April 29, 2014
  |   AEM, Blog

Essential QA in a CMS/Adobe Experience Manager (AEM) Implementation

Believe it or not, some people do not see value in the quality assurance (QA) process. For example, some may find it tedious and uncreative; the stakeholders may see it as added cost with little to no return on investment.  Like it or not, QA is a very important phase in the development lifecycle.
The idea of having an objective tester, who is not close to the development of the content, is crucial to success.  They need to review functionality in an effective way to ensure that the code being delivered to the stakeholder is without bugs and functions per the requirements. 

There are several benefits to QA in an Adobe Experience Manager implementation that will help your business succeed, make clients happy, earn new business and make more money.  Let’s take a look at some of these benefits and learn what the true advantages are of having a proper QA presence inside your development workflow.

If the goal of your company is profitability, saving money should be a vital part of your business plan.  Proper testing will save time reworking a component that the stakeholders found unsatisfactory.   Since the tester is essentially the representative for the business, they will find bugs earlier in the development process to ensure that when the client does their testing, they can focus on content and long-term strategies rather than looking for bugs.  This time saving helps limit the number of rework cases thus saving the stakeholders money.

As your team continues delivering bug-free components or content, you will build more trust and respect from the customer.  This is an immeasurable benefit.  When your clients trust grows, so do the conversations they have with other, potential clients.  The word-of-mouth reputation you will be building is going to help the bottom line greatly.

Another great advantage your organization will see from utilizing proper QA goes far beyond time and money.  It perpetuates the flow of quality work and provides a foundation on which superior content can be delivered.  If an organization places an importance on delivering bug-free code to its clients, the rising tide will lift all boats.  Showing you are only willing to deliver the best code possible encourages improvement across the organization.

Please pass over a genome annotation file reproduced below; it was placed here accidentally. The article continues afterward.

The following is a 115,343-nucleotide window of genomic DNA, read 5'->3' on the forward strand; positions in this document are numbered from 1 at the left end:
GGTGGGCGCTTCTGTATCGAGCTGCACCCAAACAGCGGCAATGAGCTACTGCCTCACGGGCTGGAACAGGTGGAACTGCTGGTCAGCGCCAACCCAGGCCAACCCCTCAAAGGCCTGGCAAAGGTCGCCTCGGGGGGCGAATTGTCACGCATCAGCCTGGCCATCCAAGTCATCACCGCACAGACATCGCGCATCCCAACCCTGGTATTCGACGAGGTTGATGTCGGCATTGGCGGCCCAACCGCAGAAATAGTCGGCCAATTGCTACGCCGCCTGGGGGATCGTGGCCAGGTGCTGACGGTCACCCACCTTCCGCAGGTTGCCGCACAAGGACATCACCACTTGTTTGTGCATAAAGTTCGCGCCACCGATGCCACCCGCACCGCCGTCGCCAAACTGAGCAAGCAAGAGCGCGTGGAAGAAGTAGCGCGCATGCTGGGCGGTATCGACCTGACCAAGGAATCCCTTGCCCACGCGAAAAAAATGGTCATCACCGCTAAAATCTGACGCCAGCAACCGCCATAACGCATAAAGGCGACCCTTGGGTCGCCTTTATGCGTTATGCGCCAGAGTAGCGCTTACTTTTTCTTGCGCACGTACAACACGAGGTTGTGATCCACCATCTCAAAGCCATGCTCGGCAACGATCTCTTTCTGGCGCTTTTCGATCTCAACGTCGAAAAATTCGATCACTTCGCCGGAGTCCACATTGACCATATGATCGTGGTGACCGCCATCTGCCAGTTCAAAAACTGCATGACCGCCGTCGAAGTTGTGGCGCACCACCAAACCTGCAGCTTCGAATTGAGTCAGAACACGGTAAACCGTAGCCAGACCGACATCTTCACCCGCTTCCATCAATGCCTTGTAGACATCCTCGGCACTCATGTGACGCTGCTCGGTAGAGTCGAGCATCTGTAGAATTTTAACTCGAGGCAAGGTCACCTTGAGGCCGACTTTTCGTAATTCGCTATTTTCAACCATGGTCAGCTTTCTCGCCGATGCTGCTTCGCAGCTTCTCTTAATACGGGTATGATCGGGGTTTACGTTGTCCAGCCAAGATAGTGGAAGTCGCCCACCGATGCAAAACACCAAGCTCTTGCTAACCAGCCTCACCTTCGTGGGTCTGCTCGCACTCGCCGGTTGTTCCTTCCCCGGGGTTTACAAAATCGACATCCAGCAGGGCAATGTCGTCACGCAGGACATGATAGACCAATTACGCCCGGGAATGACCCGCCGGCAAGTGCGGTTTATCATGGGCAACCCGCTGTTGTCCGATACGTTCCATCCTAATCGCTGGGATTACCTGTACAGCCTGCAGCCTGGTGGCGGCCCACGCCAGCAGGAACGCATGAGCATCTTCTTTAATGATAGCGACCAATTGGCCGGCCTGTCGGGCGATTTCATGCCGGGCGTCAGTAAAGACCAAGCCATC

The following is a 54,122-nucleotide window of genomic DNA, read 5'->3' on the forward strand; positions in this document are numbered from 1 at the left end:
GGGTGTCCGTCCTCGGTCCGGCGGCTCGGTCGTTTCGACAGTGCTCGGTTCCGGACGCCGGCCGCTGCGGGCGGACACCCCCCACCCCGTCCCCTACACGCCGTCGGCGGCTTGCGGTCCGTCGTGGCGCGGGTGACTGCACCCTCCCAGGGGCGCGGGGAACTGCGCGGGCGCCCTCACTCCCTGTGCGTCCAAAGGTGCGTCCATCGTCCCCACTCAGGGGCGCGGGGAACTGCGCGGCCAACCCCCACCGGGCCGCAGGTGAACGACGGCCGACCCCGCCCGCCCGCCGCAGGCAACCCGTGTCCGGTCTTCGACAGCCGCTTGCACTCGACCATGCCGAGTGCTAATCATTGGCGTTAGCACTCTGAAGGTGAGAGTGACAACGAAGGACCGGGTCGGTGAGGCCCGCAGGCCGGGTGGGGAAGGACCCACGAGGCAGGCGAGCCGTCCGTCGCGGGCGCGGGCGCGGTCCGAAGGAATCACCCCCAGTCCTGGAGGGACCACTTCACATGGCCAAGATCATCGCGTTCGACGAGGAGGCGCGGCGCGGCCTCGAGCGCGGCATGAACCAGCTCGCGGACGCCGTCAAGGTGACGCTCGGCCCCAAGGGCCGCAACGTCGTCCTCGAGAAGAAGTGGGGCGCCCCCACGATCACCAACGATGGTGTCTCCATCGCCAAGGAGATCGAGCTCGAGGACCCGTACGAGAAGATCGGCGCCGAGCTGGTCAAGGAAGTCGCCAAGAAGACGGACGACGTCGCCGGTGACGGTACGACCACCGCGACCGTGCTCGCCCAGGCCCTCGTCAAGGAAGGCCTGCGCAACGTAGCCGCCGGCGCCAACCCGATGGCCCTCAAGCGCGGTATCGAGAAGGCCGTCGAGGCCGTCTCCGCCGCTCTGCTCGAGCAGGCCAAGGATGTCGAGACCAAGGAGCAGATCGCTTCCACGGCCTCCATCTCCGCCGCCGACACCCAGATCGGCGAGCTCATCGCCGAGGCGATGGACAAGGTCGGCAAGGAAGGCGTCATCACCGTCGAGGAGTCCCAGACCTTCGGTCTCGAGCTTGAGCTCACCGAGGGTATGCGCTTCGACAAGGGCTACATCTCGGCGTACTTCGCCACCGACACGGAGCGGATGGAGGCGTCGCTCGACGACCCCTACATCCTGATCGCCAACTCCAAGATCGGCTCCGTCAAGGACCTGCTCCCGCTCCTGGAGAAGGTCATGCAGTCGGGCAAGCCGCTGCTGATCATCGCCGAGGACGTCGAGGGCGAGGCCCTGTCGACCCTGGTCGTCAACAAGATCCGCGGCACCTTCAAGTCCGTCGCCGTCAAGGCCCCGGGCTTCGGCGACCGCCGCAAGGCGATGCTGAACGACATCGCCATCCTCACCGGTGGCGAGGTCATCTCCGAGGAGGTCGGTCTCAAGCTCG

Your QA specialist is not just someone who critiques the functionality of the code.  They are the stakeholders representative inside the development team.  There are some key characteristics a good tester will have.  They need to have a good technical background to know how to use the technology being developed.  They need to have excellent communication skills, to be able to verbalize issue found inside the usability of a component.  A great attitude is a must, they need to be able to find the good inside of the work, not just the bad.  Finally, attention to detail.  Having an almost neurotic or obsessive commitment to testing all possible scenarios is paramount.

QA does not just mean, “does it work and does it work well?”  It also means, “does it work the way the business wants it to work, and does help achieve the final goal?”  A tester is on the front lines for the business team, trenching through the agile waters, to help bring a top-notch product to market.

 

Brian Hayes
Brian is a Software QA Engineer focusing mainly on web development, specifically Adobe Experience Manager. His development experience includes Java, HTML, CSS, JavaScript, and Adobe CQ5. He has also experience as an Account Executive helping to facilitate business planning, sales and training. When he is not providing QA, Brian enjoys running, being outside, traveling and spending time with his wife, daughter and two dogs.
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